Informational Interviewing

Informational interviewing with other women in a company or occupation in which you’re interested is a great strategy to get to know a potential employer or an industry, how compensation is structured, and how different jobs are evaluated.

Acknowledging what they’ve accomplished is a great conversation starter. Start with, “You have a great reputation for being knowledgeable and experienced in your field,” or some similar observation. If you have a personal referral, that’s even better. Let your prospective employer know who you know. Ask if they have time to talk informally, “Do you have time to talk for about 15 minutes?” As they are talking about themselves the conversation often continues longer, and you have more opportunities to let them get to know you, too.

 

Possible or sample questions to ask and information to share during an informational interview include:

  • How did you get to where you are today?
  • How did you start?
  • Did you have a firm idea of what you wanted to do and how to get there?
  • If not, what is the progression to get to where you are?
  • I don’t know exactly what I want to do, but the important things to me are the ability to contribute, to grow, and to learn. I am curious about everything. I enjoy working hard and taking pride in what I have accomplished.
  • What do you suggest as the most practical and effective way to find out about different careers in (general field)?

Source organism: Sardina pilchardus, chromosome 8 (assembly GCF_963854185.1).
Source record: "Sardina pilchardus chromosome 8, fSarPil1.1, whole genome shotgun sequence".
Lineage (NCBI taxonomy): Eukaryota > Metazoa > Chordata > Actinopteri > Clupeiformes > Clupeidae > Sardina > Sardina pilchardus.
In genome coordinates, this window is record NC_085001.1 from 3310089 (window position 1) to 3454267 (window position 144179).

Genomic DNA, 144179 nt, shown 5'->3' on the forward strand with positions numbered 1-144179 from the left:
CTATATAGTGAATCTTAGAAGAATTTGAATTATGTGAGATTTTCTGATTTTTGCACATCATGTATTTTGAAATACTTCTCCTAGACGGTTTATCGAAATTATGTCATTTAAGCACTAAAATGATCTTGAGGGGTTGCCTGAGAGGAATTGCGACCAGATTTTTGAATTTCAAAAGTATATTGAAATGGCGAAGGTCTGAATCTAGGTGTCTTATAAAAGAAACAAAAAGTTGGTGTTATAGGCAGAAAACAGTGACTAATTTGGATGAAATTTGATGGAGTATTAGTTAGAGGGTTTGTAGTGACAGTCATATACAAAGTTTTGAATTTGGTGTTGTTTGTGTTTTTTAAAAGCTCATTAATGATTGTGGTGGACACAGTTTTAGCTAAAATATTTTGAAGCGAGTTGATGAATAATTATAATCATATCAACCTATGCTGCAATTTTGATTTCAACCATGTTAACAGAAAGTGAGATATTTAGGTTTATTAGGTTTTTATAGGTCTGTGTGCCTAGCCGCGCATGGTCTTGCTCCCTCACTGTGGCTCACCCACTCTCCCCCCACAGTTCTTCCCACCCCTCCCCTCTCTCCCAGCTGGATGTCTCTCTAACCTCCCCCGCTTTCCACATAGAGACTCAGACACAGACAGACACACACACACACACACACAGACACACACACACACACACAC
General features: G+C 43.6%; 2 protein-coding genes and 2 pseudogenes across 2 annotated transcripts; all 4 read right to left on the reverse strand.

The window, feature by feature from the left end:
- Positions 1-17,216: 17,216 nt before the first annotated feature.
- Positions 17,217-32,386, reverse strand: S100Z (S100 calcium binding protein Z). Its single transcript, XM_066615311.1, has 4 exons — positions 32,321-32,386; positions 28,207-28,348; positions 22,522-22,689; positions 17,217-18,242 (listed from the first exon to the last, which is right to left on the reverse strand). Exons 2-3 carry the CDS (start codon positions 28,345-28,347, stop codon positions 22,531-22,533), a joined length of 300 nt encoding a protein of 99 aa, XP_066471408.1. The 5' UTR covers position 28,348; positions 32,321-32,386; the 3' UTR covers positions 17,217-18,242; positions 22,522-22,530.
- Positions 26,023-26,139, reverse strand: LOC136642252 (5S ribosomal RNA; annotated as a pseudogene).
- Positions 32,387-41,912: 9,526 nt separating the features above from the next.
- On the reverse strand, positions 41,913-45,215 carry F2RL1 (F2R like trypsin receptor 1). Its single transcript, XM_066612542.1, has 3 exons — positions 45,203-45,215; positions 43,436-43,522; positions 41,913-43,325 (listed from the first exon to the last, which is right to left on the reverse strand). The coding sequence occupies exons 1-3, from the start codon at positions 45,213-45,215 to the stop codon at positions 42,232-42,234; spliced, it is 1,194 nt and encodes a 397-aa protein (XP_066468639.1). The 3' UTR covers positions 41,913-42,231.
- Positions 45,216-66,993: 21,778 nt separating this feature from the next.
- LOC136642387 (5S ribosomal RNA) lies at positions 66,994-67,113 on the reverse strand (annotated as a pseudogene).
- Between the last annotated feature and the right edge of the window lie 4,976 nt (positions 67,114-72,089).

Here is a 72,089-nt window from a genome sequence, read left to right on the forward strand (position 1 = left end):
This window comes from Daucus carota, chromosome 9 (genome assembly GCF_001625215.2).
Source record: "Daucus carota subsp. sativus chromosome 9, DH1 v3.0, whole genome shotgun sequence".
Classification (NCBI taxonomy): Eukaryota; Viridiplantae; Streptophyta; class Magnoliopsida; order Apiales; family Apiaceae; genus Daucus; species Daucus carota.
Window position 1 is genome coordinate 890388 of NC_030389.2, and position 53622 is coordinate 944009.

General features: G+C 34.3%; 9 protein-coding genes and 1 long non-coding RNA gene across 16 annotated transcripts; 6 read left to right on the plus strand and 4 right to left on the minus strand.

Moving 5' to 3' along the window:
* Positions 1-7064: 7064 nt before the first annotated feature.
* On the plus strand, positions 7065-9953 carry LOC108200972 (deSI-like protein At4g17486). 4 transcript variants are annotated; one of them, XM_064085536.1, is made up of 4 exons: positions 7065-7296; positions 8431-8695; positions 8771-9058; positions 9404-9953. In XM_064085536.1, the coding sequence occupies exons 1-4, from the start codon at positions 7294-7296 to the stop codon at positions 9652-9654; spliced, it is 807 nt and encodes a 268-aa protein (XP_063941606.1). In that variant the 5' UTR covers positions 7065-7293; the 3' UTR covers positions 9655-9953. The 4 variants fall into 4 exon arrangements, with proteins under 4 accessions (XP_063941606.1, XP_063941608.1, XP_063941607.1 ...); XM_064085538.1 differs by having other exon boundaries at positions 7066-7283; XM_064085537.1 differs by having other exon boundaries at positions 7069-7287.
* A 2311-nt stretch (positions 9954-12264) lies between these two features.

• Is it your perspective that there is a growing demand for (occupation)?
  • Is the field already crowded?
  • Do you feel you are in the right job? The right field? How? When did you know that you were in the right job?
  • Do feel you are fairly paid? Is there a difference in how men and women are paid in (company name or industry)?
  • If you were starting over today, would you make different choices? What would you choose differently?
  • If you knew what you know now about being a (occupation) would you do it again? What do you wish you had done differently, if anything?
  • Does a person in your field need to be flexible? How? A lot? Is that an issue?
  • Is there anyone else you would suggest I speak with? What particular reason do you have in making that suggestion? Or, what should I say when I contact this person?

DISCLAIMER: The materials provided on this web site are for informational purposes only and not for the purpose of providing legal advice. You should contact an attorney to obtain legal advice about any particular issue or problem. The materials do not represent the opinions or conclusions of individual members of the Task Force. The posting of these materials does not create requirements or mandates.